Editor makes false assumptions on drunk driving stats

I read with interest your editorial of Jan. 23 where you make the case that it is unfair to focus on the rate of Ponoka’s drunk driving

Dear Editor:

I read with interest your editorial of Jan. 23 where you make the case that it is unfair to focus on the rate of Ponoka’s drunk driving arrests as opposed to the volume. It is your opinion that the volume of arrest tells the true story and that it is an error to compare Ponoka’s rate with that of a community that isn’t similar in size and setting. Basically your position can be summed up as saying that the whole exercise was a waste of time and that the town and the RCMP are guilty of deliberately misleading the community as to their “true” motives. I disagree with you on both of your positions.

For the town and the RCMP to compare Ponoka’s drunk driving arrest history on the basis of rate and not volume is an accepted method of comparison that is used for researching the socio-economic realities of two or more population groups. The rate is what standardizes the expression of the issue that is being compared. As an example I would cite a recent article in an American newspaper that points out the state of Missouri, which does not have the largest population of American blacks, does have the highest black homicide rate in America, http://blogs.riverfronttimes.com/dailyrft/2013/02/missouri_black_homicide_rate.php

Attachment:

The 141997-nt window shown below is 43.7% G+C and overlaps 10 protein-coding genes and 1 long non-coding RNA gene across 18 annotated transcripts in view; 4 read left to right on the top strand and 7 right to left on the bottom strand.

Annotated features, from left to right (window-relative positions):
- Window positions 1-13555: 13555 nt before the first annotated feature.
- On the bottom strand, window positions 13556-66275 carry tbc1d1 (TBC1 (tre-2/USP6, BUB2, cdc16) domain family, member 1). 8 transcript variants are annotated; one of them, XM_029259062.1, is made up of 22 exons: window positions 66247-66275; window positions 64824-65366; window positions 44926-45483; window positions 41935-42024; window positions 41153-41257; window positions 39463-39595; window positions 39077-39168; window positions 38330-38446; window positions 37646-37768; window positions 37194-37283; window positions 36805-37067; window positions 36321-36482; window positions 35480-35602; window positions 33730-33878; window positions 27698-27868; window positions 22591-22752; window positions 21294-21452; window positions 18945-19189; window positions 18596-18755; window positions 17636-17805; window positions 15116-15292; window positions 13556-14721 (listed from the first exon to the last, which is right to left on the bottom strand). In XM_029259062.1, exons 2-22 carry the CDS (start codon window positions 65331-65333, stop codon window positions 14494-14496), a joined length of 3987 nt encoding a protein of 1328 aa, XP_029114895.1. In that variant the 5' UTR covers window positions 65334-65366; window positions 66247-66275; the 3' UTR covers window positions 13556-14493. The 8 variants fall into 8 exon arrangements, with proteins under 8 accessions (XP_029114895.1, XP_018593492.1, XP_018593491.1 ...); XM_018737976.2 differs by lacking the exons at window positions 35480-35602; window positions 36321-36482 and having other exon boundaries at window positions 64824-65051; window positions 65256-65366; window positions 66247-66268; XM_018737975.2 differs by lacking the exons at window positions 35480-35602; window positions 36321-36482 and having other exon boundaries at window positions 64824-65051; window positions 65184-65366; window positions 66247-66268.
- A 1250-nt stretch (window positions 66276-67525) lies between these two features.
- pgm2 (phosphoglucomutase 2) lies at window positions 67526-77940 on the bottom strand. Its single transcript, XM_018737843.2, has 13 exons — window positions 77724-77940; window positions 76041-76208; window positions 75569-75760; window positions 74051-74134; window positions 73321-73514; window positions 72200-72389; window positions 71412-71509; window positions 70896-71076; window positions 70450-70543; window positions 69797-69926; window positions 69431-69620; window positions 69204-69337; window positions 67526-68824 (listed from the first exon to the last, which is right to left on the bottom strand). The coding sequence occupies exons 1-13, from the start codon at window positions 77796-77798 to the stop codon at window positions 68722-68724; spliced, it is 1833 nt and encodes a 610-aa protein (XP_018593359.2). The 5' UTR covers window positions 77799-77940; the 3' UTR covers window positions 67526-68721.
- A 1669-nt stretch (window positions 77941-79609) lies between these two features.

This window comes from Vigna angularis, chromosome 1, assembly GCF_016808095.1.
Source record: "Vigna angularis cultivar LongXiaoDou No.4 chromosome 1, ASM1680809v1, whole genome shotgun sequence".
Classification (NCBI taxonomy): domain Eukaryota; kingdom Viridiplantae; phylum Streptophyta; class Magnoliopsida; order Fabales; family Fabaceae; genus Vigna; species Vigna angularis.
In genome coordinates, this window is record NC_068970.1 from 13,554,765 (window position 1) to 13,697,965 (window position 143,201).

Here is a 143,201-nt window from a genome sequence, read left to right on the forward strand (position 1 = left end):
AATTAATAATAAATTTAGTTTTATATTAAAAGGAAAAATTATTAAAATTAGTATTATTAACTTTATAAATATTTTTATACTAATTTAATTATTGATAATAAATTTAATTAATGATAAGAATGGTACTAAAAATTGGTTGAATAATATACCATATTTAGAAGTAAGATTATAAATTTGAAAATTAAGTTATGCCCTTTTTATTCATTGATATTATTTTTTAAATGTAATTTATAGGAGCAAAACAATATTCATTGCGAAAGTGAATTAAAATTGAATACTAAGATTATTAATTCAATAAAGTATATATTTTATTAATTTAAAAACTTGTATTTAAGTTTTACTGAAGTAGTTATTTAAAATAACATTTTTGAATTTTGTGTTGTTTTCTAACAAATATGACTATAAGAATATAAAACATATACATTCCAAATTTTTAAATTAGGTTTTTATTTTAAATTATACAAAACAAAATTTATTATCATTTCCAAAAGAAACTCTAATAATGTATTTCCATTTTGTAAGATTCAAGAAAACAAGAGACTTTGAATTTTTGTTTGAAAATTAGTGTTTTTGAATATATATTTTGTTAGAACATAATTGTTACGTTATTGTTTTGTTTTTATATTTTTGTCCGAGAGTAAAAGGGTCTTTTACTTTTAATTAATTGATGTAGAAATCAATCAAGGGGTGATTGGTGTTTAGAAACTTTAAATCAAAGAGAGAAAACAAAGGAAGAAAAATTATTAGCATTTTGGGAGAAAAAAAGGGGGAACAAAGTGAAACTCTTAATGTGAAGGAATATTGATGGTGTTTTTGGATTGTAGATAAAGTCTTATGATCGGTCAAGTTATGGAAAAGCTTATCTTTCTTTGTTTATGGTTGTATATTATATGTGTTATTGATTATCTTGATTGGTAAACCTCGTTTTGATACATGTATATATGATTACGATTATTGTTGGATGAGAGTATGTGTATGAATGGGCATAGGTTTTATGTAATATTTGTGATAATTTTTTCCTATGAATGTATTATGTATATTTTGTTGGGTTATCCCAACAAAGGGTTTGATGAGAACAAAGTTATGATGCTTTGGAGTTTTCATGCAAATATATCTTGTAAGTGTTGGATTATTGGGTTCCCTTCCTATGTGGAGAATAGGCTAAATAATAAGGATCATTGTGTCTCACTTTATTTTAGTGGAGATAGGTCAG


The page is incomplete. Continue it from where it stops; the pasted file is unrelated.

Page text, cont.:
Now the author of this article doesn’t try to down play the issue by citing the fact the Missouri doesn’t have the highest absolute number of murdered black Afro-Americans —that honor actually goes to bigger cities like Chicago, L.A., Detroit, New York. Nor does he discount the significance of the rate by faulting the study based on the fact the communities in which the murders take place are not necessarily equivalent to each other on a socio-economic basis. The only issue at hand is the rate of murders per 100,000, which is the ultimate mathematical common denominator and point of comparison.